Mentally Disordered Sex Offenders

  • John Monahan
  • Sharon Kantorowski Davis
Part of the Perspectives in Law & Psychology book series (PILP, volume 6)


“Sex,” Havelock Ellis (1936) once wrote, “is the central problem of life.” While it may not be the central problem, it is surely a major problem of law as well. Since Michigan enacted the first “sex psychopath” statute in 1937, the diversion from the criminal justice system to the mental health system of those who have committed a sexual offense and are believed to be mentally disordered has been fraught with controversy. Conservatives have charged that the indeterminate confinement that accompanies such diversion results in offenders being released “too soon,” while liberals have argued that it results in a confinement that is “too long.” A recent legislative hearing in California, the state with the largest program for mentally disordered sex offenders (MDSOs), heard a staff psychiatrist at an MDSO facility testify that “What I feel quite often is this guy ought to be in the slammer.” When a legislator stated that “any sex offender is mentally messed up, so let’s lock the SOBs up and get on with the business of the people of California,” the hearing room resounded in applause (Luther, 1981, p. 22).1 When the Wisconsin legislature considered whether to abolish that state’s Sex Crimes Act in 1979 not a single witness could be found to defend the statute. The repeal was passed unanimously by both houses of the legislature and promptly signed by the governor (Ransley, 1980).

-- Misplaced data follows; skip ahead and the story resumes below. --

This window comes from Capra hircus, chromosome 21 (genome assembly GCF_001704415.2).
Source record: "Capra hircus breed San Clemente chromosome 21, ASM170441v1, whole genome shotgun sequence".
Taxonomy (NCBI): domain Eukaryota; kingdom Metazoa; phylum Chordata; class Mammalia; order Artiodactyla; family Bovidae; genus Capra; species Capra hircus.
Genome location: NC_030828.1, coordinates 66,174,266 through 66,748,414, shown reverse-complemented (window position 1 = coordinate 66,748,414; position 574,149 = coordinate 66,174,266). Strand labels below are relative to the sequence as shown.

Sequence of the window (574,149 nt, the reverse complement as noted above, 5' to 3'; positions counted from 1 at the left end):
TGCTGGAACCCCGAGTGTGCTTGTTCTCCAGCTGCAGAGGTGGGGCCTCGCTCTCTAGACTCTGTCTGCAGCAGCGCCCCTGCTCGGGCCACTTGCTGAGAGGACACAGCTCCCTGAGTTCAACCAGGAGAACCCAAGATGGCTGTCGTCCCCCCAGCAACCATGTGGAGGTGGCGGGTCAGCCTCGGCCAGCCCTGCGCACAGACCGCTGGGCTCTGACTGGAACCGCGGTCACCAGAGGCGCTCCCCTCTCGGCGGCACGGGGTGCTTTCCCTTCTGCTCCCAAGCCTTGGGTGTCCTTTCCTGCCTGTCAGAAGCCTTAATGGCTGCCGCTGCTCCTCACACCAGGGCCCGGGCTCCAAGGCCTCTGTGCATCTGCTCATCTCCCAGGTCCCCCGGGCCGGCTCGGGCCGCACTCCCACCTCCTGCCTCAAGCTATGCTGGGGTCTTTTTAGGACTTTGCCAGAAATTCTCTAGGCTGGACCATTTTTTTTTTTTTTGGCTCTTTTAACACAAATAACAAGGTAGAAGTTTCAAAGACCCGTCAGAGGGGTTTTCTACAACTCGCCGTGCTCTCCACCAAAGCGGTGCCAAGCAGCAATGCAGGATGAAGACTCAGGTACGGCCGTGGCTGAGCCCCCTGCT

Property Crime Sexual Offense Defense Attorney Mental Health Facility Plea Bargaining 
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Copyright information

© Springer Science+Business Media New York 1983

Authors and Affiliations

  • John Monahan
    • 1
  • Sharon Kantorowski Davis
    • 2
  1. 1.School of LawUniversity of VirginiaCharlottesvilleUSA
  2. 2.Department of Behavioral ScienceUniversity of La VerneLa VerneUSA

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